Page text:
Chad Haney , that might explain the stinky streets indeed! But why did they graft the male on to the female in the first place? Are the female trees sturdier?

  26. Jim Carver says:


    Chad Haney But with Cannabis the whole plant doesn’t change sex…it only grows shoots that are male. The rest of the plant is still female. The reverse does not happen. Male plants produce male flowers and you do not have female flower shoots in this case.

  27. Rajini Rao says:


    And we thought humans were kinky? 😛

  28. Chad Haney says:


    Rajini Rao I tried to search more about grafting but got sidetracked before anything substantial came up.


    Jim Carver seems quite knowledgeable about hemp aphrodite. :~)

  29. Rajini Rao says:


    Googling grafting is well and beyond the call of duty, so thank you for that valiant effort Chad Haney . How do those plant tissues stitch back together so seamlessly, wish we could do that for our nerves and blood vessels. Yeah, that Jim Carver has been experimenting with botanicals, I’m guessing 😉

  30. Jim Carver says:


    Chad Haney I’ve always loved botany, I had a great Prof. of Botany at Denver and she loved geology, so we got along great. 🙂

  31. Jim Carver says:


    Rajini Rao I think the key to that lies in the fact that plant cells are not as differentiated as animal cells. Parenchyma cells, for example can often differentiate into any other cell type as needed. Some of the other cell types can do this also, to a more limited degree.


    So I guess plants are just more flexible.

  32. Rajini Rao says:


    I like that theory, Jim Carver . I’m not enough of a plant developmental biologist (or for that matter, animal developmental biologist) to know much more. Judy Bauer , thanks. I really had no idea that Gingko was such a prevalent street tree in urban areas. It sure is not found in Maryland suburbia. Perhaps the urban planners wisened up to the problems of planting Gingko.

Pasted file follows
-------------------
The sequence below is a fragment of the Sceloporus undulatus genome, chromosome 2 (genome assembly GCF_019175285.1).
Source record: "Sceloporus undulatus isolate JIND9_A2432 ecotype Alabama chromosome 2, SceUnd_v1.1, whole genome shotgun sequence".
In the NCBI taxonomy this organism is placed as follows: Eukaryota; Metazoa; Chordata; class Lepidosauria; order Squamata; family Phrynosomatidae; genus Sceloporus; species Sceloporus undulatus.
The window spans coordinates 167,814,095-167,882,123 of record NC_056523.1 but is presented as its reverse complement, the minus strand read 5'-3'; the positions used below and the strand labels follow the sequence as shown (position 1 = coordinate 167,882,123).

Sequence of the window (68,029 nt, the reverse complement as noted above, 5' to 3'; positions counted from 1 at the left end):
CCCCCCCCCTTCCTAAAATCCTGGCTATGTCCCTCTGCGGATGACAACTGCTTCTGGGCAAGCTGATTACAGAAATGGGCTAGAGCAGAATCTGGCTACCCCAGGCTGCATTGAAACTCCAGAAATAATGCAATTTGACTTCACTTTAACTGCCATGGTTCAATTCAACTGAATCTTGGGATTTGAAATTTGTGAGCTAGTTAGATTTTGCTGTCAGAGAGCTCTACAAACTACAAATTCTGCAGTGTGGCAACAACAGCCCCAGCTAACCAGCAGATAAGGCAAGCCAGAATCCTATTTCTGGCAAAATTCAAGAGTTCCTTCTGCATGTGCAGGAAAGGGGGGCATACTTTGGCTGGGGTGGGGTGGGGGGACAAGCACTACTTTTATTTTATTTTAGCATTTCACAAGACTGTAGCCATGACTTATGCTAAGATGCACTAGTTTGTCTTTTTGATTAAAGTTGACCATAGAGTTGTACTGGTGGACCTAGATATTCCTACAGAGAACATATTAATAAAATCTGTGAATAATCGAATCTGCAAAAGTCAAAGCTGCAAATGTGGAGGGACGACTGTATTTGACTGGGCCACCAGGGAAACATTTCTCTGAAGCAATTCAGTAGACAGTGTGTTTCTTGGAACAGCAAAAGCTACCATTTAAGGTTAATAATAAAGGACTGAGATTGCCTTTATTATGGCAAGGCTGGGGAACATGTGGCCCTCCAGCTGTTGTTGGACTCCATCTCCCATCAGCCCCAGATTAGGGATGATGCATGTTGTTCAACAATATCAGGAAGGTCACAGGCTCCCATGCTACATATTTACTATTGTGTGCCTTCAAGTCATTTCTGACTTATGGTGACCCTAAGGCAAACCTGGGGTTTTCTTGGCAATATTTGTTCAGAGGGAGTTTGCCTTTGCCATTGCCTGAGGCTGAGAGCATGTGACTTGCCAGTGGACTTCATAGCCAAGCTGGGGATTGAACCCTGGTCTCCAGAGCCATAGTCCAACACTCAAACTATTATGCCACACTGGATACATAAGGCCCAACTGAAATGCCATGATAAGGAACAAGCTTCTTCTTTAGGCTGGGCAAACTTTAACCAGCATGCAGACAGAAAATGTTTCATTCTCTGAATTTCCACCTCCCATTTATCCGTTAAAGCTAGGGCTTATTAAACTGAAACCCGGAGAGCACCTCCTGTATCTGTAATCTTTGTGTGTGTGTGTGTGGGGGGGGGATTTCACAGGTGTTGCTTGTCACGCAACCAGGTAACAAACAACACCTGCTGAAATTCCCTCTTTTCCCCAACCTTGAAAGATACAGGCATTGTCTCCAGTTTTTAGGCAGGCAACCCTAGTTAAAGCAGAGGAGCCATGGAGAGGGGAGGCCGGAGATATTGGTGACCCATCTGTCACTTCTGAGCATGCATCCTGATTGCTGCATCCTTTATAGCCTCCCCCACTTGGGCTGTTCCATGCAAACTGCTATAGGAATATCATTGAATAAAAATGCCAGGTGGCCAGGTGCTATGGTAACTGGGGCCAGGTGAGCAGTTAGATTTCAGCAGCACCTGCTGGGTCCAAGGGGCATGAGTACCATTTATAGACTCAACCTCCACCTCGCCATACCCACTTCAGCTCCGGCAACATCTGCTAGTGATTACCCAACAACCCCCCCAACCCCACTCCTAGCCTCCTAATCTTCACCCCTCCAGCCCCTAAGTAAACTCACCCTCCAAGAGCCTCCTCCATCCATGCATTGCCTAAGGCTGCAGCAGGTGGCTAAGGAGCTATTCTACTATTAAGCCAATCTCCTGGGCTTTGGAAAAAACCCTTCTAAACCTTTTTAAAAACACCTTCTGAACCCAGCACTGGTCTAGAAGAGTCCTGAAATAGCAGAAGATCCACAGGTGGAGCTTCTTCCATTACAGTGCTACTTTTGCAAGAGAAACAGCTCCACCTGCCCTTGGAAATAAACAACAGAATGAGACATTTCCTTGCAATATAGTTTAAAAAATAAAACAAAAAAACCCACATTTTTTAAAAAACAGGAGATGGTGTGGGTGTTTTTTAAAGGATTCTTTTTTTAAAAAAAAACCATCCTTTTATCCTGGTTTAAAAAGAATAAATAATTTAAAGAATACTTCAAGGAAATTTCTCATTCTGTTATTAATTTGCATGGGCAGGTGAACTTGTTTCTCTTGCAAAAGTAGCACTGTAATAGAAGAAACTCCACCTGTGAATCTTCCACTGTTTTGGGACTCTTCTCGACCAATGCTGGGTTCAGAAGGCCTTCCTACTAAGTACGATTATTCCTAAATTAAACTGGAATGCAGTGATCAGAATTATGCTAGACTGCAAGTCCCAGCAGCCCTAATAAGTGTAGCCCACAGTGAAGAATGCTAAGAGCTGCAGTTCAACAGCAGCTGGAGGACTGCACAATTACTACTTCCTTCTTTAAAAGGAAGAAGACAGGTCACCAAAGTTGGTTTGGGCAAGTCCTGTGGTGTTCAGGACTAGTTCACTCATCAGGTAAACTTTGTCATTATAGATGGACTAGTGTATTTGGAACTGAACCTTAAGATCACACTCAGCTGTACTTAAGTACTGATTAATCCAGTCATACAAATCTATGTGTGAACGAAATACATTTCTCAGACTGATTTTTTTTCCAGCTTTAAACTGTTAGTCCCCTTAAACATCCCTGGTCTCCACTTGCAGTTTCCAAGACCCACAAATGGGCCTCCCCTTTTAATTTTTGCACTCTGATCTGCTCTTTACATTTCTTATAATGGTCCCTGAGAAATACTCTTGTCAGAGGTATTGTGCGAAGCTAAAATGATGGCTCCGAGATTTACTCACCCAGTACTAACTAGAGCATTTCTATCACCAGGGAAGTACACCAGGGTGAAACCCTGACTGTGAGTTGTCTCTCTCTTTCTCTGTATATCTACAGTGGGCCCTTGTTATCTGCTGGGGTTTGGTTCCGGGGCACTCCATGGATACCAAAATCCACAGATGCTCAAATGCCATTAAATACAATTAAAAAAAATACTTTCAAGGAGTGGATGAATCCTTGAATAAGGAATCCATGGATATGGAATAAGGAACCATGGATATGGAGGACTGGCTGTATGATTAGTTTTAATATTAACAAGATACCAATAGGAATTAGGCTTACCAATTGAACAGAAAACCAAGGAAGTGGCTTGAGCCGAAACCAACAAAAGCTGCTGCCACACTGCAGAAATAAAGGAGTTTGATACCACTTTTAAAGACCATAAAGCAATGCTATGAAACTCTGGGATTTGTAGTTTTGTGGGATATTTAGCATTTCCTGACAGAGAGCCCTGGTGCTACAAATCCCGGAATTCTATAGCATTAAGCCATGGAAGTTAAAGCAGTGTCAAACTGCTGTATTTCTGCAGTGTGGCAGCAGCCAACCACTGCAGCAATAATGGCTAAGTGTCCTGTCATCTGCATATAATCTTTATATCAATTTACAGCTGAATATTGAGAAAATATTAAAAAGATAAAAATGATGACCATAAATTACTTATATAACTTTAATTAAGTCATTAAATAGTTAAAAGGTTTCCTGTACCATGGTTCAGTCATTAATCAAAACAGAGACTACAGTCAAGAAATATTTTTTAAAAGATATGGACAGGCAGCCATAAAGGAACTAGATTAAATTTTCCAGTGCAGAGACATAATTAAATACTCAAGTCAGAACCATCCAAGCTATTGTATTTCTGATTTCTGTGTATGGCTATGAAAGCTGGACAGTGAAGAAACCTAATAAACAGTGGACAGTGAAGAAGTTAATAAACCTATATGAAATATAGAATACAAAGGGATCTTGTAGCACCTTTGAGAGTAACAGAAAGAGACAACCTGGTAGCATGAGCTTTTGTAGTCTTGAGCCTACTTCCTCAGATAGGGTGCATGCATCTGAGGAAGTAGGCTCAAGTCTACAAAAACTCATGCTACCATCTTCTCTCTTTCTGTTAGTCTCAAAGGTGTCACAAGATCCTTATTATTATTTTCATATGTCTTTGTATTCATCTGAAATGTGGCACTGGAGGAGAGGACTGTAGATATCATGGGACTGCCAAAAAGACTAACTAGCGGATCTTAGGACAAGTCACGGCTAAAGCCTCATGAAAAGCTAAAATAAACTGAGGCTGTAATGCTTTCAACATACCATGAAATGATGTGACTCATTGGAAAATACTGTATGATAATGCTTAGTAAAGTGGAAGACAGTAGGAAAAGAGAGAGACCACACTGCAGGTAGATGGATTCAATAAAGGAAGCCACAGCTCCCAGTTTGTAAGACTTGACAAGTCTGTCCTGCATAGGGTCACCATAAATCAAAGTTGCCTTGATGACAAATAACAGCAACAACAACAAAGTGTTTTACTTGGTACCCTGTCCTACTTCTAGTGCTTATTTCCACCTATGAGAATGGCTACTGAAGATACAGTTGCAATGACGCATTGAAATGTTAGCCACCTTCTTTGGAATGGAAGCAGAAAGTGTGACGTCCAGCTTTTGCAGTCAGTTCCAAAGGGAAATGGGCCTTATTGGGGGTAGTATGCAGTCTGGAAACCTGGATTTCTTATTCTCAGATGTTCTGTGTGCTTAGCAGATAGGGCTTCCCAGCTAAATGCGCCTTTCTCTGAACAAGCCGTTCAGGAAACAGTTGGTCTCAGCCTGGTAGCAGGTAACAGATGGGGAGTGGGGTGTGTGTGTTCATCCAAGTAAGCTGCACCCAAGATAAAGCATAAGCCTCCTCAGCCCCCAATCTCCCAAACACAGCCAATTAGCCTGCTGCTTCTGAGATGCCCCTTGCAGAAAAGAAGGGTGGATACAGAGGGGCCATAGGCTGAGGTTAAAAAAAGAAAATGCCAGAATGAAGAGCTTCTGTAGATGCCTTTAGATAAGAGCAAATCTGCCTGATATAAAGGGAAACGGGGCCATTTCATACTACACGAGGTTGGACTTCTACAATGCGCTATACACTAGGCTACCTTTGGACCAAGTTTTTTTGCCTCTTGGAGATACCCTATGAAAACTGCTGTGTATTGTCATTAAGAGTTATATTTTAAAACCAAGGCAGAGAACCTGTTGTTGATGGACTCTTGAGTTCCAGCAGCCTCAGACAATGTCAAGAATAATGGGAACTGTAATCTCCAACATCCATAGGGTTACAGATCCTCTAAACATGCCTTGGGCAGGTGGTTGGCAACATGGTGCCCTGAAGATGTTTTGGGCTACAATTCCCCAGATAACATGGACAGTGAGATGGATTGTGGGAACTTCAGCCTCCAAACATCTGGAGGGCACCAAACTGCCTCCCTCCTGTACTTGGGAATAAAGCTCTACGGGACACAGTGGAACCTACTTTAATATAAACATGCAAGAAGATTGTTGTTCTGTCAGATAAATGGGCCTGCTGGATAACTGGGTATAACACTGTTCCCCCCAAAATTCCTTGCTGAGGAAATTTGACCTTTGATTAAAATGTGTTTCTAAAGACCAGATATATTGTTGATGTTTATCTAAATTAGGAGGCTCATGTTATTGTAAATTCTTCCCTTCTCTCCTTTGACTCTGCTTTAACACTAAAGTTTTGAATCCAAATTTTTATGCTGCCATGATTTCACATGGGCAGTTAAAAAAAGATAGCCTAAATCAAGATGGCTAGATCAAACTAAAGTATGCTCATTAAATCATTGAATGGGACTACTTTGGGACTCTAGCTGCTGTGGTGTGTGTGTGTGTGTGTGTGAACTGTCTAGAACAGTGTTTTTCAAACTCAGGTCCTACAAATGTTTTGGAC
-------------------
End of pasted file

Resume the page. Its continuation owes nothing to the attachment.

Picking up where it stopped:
33. Jim Carver says:


    Yep, that’s why the research in stem cells is so vital, sigh .


  34. Have a good trip Rajini Rao & Allison Sekuler 

  35. Rajini Rao says:


    Thanks, Sakis Koukouvis . I’m looking forward to one week of science, science and more science 😉

  36. Rajini Rao says:


    Yes, absolutely, I agree with your sentiment david rossouw . Plants did need to evolve for oxygen-dependent life to take hold. The chemicals in plant life hold many keys to our health and longevity. The only issue is to separate out myths from reality in commercial supplements. While that is all being sorted out, why not consume whole spices, herbs and plants in judicious mixes with other things.

  37. Jim Carver says:


    Practically all drugs originally came from plants. There are a few exceptions but not that many. The argument that these are worthless supplements is just ridiculous and shows a lack of understanding. Chemists don’t make drugs, they copy them.